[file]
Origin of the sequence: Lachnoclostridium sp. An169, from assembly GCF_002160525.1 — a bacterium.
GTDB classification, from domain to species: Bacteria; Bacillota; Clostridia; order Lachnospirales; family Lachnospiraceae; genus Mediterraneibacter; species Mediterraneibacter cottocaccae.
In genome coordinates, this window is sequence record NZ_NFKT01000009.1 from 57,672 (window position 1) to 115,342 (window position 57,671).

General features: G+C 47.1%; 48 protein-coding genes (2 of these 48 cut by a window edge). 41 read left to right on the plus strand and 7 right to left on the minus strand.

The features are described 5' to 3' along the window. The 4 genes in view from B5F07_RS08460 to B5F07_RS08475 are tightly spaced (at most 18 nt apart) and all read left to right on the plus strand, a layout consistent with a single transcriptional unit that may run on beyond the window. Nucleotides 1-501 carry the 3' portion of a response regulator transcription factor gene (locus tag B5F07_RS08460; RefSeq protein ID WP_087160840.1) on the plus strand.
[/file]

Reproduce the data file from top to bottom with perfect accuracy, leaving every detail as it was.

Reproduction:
Origin of the sequence: Lachnoclostridium sp. An169, from assembly GCF_002160525.1 — a bacterium.
GTDB classification, from domain to species: Bacteria; Bacillota; Clostridia; order Lachnospirales; family Lachnospiraceae; genus Mediterraneibacter; species Mediterraneibacter cottocaccae.
In genome coordinates, this window is sequence record NZ_NFKT01000009.1 from 57,672 (window position 1) to 115,342 (window position 57,671).

General features: G+C 47.1%; 48 protein-coding genes (2 of these 48 cut by a window edge). 41 read left to right on the plus strand and 7 right to left on the minus strand.

The features are described 5' to 3' along the window. The 4 genes in view from B5F07_RS08460 to B5F07_RS08475 are tightly spaced (at most 18 nt apart) and all read left to right on the plus strand, a layout consistent with a single transcriptional unit that may run on beyond the window. Nucleotides 1-501 carry the 3' portion of a response regulator transcription factor gene (locus tag B5F07_RS08460; RefSeq protein ID WP_087160840.1) on the plus strand.